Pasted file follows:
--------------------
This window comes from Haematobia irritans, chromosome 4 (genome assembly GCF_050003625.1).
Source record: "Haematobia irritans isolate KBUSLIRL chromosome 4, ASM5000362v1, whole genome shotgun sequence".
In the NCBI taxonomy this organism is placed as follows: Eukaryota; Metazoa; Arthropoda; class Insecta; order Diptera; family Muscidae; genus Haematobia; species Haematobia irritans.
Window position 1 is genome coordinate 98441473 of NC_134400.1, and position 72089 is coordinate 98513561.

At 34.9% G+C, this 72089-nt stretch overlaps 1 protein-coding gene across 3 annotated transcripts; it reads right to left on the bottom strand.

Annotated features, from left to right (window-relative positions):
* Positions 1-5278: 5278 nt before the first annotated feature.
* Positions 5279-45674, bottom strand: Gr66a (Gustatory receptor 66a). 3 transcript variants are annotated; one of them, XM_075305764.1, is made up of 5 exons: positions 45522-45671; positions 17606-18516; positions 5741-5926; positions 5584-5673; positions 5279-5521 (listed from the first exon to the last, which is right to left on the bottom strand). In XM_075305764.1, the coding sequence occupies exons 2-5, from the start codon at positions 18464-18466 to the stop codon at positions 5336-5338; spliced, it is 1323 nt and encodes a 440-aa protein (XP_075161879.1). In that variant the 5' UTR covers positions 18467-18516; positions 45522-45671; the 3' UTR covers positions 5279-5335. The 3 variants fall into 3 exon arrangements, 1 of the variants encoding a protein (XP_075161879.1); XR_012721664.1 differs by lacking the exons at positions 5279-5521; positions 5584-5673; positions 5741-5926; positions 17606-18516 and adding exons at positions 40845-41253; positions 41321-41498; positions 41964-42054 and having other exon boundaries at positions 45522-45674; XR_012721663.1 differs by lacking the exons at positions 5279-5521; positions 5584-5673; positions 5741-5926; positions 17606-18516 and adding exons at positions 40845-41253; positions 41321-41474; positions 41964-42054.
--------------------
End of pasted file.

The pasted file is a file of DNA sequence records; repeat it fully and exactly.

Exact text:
This window comes from Haematobia irritans, chromosome 4 (genome assembly GCF_050003625.1).
Source record: "Haematobia irritans isolate KBUSLIRL chromosome 4, ASM5000362v1, whole genome shotgun sequence".
In the NCBI taxonomy this organism is placed as follows: Eukaryota; Metazoa; Arthropoda; class Insecta; order Diptera; family Muscidae; genus Haematobia; species Haematobia irritans.
Window position 1 is genome coordinate 98441473 of NC_134400.1, and position 72089 is coordinate 98513561.

At 34.9% G+C, this 72089-nt stretch overlaps 1 protein-coding gene across 3 annotated transcripts; it reads right to left on the bottom strand.

Annotated features, from left to right (window-relative positions):
* Positions 1-5278: 5278 nt before the first annotated feature.
* Positions 5279-45674, bottom strand: Gr66a (Gustatory receptor 66a). 3 transcript variants are annotated; one of them, XM_075305764.1, is made up of 5 exons: positions 45522-45671; positions 17606-18516; positions 5741-5926; positions 5584-5673; positions 5279-5521 (listed from the first exon to the last, which is right to left on the bottom strand). In XM_075305764.1, the coding sequence occupies exons 2-5, from the start codon at positions 18464-18466 to the stop codon at positions 5336-5338; spliced, it is 1323 nt and encodes a 440-aa protein (XP_075161879.1). In that variant the 5' UTR covers positions 18467-18516; positions 45522-45671; the 3' UTR covers positions 5279-5335. The 3 variants fall into 3 exon arrangements, 1 of the variants encoding a protein (XP_075161879.1); XR_012721664.1 differs by lacking the exons at positions 5279-5521; positions 5584-5673; positions 5741-5926; positions 17606-18516 and adding exons at positions 40845-41253; positions 41321-41498; positions 41964-42054 and having other exon boundaries at positions 45522-45674; XR_012721663.1 differs by lacking the exons at positions 5279-5521; positions 5584-5673; positions 5741-5926; positions 17606-18516 and adding exons at positions 40845-41253; positions 41321-41474; positions 41964-42054.